So there’s the rub.  There’s safety in numbers … and in diversity.  If the only people wanting debate are card-carrying members of the SNP then – no matter how genuine the intent – there will be few takers.  That will doubtless be classed as another act of mass apathy.

An opportunity to “reality-proof” politics will be lost. And the constitutional debate will continue to be anorak-led, focussing on semantic differences and procedural issues.  Like “Questions about Questions”.

It’s hard to think of a hotter political subject than the number of ballot paper questions – or a quicker way to scunner the general public.  My twenty-something stepdaughters want to know how Scotland is different from England, why we can’t fix most things that are wrong in Scotland right now (very good question), and they want jargon-free, wide-ranging, experience-based, non-party political answers. 

In fact they don’t want answers at all.  They expect the same kind of exchange we (try to) have about everything else – thoughtful, focussed on their reality (not ours), devoid of long abstract words, vivid and funny.  They don’t want to hear bullet points or weary and oft-recited party lines.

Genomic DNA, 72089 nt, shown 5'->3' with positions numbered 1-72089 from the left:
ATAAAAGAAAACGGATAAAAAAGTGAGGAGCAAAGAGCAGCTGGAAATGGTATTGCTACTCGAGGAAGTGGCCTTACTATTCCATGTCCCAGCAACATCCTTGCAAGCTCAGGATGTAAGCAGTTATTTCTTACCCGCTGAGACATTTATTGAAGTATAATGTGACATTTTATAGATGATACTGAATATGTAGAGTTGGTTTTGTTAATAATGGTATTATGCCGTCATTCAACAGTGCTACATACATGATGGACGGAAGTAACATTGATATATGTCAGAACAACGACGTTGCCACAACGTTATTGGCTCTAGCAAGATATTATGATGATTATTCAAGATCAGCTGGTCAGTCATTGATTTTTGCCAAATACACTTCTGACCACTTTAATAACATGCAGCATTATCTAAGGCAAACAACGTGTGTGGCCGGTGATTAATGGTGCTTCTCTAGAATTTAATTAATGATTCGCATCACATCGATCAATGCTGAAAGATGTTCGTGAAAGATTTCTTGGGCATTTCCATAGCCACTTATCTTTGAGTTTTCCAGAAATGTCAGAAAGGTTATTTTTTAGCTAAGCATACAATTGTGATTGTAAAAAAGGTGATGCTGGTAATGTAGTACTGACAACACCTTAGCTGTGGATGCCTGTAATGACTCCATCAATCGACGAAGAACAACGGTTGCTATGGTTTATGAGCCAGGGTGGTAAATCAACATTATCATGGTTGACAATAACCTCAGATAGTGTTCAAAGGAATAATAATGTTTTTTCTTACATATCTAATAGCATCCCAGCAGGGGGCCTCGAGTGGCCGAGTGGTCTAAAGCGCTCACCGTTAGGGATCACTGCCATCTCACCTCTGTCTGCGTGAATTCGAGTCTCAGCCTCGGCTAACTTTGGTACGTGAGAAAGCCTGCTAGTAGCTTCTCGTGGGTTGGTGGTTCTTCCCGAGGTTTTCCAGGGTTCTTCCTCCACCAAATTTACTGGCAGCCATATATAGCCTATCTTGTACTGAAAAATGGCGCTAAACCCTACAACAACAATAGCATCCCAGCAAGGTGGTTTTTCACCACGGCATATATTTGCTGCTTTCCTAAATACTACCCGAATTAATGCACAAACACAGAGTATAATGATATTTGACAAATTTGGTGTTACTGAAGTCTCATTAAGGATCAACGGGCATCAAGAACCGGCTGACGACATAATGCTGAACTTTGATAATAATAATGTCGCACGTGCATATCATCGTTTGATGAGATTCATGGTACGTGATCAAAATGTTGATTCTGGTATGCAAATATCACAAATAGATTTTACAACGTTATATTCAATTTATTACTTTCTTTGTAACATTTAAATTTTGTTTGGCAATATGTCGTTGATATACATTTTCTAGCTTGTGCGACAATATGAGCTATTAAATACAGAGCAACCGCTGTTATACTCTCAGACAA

Is this set to become the full range of the independence debate?  Informal private chats amongst friends and family on the one hand and formal public TV debates amongst “experts” on the other?  Can anything lie in between?

What about official consultations?

It’s easy to mock the lacklustre response to the UK government’s consultation paper – just 2857 people (0.006% of the UK electorate) bothered to respond.  Doubtless more people will take part in the Scottish Government’s consultation – but what will that prove?

Belief in the unimpeachable nature of “official” statistics collapsed decades back with Margaret Thatcher’s manipulation of unemployment totals.  And we as a bunch of people have also become more questioning of all “authority figures”.

BBC audience research in 1997 uncovered a massive difference in outlook amongst over 50 and under 50 age groups.  Older people expected opinion to be handed down like a tablet of stone by a professional member of the Great and Good (preferably also head of a respected centuries-old institution).  Under 50s were entirely different.  They expected “opinion” to mean a variety of views allowing them to agree with the one closest to their own – whether delivered by a cleaner, brain surgeon, Alex Salmond or the woman next door.